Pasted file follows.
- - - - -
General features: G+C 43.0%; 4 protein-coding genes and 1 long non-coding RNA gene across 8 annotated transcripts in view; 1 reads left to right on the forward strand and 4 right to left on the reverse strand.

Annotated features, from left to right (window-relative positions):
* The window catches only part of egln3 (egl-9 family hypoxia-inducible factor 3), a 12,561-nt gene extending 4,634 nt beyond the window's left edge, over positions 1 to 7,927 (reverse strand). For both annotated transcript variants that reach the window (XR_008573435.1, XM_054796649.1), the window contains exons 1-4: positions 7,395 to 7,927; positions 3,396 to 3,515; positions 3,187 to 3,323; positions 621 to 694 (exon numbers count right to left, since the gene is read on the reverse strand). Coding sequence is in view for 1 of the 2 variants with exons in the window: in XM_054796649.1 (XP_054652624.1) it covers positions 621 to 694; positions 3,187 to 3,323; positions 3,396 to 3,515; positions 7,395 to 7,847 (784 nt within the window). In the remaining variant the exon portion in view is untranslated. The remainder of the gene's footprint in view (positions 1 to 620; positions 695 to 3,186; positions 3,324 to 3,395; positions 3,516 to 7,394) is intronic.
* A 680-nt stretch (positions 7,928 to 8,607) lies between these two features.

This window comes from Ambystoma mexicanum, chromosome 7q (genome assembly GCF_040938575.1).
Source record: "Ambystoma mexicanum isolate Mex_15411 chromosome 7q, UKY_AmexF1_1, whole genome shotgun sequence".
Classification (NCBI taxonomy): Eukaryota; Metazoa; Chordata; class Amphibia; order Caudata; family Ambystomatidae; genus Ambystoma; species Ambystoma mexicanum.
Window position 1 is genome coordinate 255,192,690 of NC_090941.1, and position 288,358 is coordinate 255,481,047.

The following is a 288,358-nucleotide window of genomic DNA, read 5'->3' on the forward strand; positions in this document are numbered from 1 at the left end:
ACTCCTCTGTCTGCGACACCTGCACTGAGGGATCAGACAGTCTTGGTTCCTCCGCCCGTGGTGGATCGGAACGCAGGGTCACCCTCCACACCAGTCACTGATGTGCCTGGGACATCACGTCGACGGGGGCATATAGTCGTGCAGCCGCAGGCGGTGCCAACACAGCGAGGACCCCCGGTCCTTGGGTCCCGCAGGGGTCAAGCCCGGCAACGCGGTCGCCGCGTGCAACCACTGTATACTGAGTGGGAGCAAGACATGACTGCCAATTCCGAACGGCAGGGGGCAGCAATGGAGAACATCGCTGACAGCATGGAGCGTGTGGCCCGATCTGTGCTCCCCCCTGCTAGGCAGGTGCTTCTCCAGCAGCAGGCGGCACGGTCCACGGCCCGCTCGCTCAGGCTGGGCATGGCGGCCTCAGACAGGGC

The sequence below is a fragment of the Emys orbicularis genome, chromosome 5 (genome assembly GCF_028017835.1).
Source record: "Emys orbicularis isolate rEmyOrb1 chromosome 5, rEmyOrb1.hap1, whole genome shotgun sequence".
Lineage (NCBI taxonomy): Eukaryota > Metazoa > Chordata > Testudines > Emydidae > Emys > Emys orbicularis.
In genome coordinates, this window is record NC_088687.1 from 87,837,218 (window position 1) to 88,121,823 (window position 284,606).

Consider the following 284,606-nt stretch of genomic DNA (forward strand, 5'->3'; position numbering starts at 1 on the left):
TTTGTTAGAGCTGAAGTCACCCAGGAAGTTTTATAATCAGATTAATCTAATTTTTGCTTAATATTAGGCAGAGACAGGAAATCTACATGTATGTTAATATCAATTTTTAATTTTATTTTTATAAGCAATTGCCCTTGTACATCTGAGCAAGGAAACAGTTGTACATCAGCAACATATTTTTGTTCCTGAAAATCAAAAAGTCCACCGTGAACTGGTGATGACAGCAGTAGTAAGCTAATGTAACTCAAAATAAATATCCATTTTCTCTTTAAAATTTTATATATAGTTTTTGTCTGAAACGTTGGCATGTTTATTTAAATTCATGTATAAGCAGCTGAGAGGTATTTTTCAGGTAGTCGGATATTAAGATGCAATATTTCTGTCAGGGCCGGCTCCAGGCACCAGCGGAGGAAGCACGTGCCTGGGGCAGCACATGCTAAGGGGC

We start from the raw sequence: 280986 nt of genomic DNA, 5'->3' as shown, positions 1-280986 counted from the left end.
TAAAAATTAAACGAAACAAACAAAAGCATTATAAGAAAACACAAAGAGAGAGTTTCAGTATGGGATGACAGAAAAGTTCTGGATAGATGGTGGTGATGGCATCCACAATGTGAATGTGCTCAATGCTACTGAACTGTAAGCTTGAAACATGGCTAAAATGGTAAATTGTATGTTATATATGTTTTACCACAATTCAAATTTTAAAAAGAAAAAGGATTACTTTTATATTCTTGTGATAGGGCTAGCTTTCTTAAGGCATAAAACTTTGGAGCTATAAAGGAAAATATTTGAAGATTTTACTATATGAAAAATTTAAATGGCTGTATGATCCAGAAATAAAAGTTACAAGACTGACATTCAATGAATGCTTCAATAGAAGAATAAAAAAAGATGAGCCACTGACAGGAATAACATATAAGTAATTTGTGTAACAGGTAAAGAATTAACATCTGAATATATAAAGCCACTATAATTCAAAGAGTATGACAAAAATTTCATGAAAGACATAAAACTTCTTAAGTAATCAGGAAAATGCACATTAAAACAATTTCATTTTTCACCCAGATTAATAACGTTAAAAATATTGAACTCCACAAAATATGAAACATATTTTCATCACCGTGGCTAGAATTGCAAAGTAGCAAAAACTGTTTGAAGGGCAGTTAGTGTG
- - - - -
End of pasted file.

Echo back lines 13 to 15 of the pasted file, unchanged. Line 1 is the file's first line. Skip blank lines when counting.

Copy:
Lineage (NCBI taxonomy): Eukaryota > Metazoa > Chordata > Testudines > Emydidae > Emys > Emys orbicularis.
In genome coordinates, this window is record NC_088687.1 from 87,837,218 (window position 1) to 88,121,823 (window position 284,606).

Consider the following 284,606-nt stretch of genomic DNA (forward strand, 5'->3'; position numbering starts at 1 on the left):